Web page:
The Nurses of Steeple Street by Donna Douglas

In brief: The first in a new series about a group of district nurses in Leeds post World War I. Agnes has come to train as a district nurse, but what’s she hiding? Will Polly ever be able to escape her mother’s clutches?

The good: Interesting to read about nursing from a non-hospital aspect.

The not-so-good: Agnes was quite unlikeable for most of the book to me.

Why I chose it: Really enjoyed the Nightingales series, thanks to Random House UK for the eARC.

Year: 2016

Pages: 496

Publisher: Arrow (Random House)

Setting: Leeds

My rating: 7 out of 10

I was really looking forward to starting a new series from Donna Douglas, as I’ve really enjoyed reading her Nightingales series, set in a London hospital from the late 1930s to 1940s. Like the rest of the planet, my experiences with district nursing (i.e. community nursing) mainly come from watching/reading Call the Midwife with a bit of the Sue Barton series thrown in. While I thought this book was good, I wasn’t as enchanted with the nurses of Steeple Street who look after the people needing home visits from nurses in all parts of Leeds.

Why? I think there are several factors that affected my enjoyment of the book. The first was that I just could not like Agnes, the new nurse training. She’s from the Nightingale (nice link) but she’s an idiot. She looks down on the senior district nurses, certain that she can show them a thing or two about efficiency and ‘proper’ nursing. Yet she’s hiding a huge secret that really doesn’t allow her to throw stones. We get the idea that she’s been cast to the wilds of Leeds by her family against her will, but she’s wishy washy on the subject. Sometimes she wants to be away from them and set on doing her best, other times she’s ready to escape. Her reluctance to understand her patients’ situations was also quite snooty I felt and she really didn’t do herself any favours. Agnes also didn’t show too much emotion to anyone, even the reader, which made it more difficult to relate to her.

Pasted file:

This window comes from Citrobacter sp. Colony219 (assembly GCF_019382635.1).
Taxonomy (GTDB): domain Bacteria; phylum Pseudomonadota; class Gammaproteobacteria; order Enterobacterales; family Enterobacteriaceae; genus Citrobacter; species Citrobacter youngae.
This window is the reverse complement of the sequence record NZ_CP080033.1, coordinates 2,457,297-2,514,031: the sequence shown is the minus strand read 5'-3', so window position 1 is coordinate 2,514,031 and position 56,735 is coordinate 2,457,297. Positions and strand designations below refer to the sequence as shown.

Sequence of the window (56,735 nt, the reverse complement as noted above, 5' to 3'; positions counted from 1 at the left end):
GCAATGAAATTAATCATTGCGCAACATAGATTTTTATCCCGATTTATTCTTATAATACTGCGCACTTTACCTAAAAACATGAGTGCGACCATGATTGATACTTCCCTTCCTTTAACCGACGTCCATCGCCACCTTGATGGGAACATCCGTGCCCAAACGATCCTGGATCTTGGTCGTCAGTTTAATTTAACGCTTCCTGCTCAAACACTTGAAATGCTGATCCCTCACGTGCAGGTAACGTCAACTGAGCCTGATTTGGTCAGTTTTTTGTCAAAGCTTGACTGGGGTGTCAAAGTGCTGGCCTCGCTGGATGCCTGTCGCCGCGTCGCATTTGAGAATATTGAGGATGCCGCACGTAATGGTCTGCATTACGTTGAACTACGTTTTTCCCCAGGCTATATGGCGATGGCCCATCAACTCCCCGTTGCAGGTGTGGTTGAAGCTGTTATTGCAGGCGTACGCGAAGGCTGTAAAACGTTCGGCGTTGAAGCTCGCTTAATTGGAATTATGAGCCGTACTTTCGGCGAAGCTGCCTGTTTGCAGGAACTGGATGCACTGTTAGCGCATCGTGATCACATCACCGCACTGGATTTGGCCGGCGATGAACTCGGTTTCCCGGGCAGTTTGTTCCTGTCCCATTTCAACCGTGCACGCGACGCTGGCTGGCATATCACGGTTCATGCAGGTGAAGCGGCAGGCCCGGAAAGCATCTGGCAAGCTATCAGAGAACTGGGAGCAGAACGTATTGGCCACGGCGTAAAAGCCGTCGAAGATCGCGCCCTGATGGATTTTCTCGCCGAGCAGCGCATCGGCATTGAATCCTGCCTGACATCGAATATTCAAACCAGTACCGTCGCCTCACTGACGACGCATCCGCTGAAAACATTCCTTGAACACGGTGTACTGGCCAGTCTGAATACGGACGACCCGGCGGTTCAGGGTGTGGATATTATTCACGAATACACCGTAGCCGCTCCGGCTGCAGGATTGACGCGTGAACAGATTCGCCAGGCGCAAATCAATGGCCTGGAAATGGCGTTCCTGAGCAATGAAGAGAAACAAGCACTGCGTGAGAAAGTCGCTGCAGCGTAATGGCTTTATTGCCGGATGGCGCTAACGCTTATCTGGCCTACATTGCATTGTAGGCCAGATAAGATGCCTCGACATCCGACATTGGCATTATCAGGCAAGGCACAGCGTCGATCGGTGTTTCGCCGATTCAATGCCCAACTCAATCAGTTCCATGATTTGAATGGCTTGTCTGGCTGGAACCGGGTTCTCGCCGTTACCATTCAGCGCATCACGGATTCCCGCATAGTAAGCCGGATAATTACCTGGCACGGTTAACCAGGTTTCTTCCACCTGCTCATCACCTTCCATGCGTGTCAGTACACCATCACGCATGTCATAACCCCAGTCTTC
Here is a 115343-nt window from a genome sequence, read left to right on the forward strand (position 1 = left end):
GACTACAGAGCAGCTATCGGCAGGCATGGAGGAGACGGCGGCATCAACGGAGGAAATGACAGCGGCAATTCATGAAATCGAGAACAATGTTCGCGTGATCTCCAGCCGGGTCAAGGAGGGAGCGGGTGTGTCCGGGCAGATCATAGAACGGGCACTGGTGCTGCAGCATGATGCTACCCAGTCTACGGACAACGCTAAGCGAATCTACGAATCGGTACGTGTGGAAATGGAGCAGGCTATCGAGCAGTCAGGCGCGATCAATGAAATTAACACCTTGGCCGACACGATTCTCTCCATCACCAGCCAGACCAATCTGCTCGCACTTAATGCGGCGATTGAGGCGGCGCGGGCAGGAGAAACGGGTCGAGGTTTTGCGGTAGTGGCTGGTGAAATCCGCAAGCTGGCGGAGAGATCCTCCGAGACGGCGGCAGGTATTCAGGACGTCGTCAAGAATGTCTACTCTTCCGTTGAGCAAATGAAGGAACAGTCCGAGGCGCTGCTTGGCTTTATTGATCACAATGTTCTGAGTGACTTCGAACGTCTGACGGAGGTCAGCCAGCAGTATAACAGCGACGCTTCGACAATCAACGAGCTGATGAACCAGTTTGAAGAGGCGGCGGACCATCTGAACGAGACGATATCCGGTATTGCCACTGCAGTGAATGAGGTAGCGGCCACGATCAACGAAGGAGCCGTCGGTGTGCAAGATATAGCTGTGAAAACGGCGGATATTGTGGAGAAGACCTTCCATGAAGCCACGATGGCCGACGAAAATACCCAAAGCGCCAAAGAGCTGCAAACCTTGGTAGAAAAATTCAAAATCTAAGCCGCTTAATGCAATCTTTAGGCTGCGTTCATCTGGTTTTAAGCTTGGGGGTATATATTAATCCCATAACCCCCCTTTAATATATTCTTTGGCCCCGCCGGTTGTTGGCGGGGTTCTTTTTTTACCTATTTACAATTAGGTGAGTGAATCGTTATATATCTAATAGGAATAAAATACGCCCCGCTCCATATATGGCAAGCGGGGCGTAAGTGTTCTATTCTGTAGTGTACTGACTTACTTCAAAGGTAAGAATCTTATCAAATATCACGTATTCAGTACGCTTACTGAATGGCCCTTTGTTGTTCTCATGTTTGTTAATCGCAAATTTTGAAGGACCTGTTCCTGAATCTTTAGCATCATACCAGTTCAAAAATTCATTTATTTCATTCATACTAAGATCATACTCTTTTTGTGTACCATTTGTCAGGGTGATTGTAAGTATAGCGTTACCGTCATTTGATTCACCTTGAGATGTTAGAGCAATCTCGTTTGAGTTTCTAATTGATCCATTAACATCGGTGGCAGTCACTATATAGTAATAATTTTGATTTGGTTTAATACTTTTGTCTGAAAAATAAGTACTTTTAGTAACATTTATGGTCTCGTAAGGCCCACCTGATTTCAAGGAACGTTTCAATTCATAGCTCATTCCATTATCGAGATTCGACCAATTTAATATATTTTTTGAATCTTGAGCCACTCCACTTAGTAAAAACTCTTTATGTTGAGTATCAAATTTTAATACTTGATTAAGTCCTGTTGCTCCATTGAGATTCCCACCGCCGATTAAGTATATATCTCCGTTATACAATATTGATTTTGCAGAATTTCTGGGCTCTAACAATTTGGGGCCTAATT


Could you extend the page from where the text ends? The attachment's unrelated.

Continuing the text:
The other characters varied in how well fleshed out they were. There were two other trainee district nurses, Polly and Philippa. Poor Pip’s main sentence is that she wants a motorcycle for her country rounds – she doesn’t get any page time beyond that. Polly also happens to be the daughter of Bess Bradshaw, senior district nurse. She’s quite henpecked by her mother and tries to rebel quietly to live her own life. For the majority of the book, she accepts what her mother tell her to do reluctantly. It isn’t until later on that she takes Bess on and talks openly. I liked Polly as a character, but she was a little too bland to make me really care what happened to her.

Her mother Bess is a card though. She’s fierce and brooks no nonsense from anyone. She can be cold, incorrect and barking up the wrong tree but it was her feistiness that kept me entertained. I never knew what she would do or say next. Plus, she was honest and had the guts to admit when she was wrong.

The story is light and well-written. As always, it’s a fascinating look into treatments and maladies from days gone by. I would have liked a bit more structure into how the nurses work, but perhaps that just shows my hospital training and love of regimented routines! Will I read more of this series? Yes, I will give it another go as I think my enjoyment depended on the characters the book focused on. The writing is great and the time period interesting.

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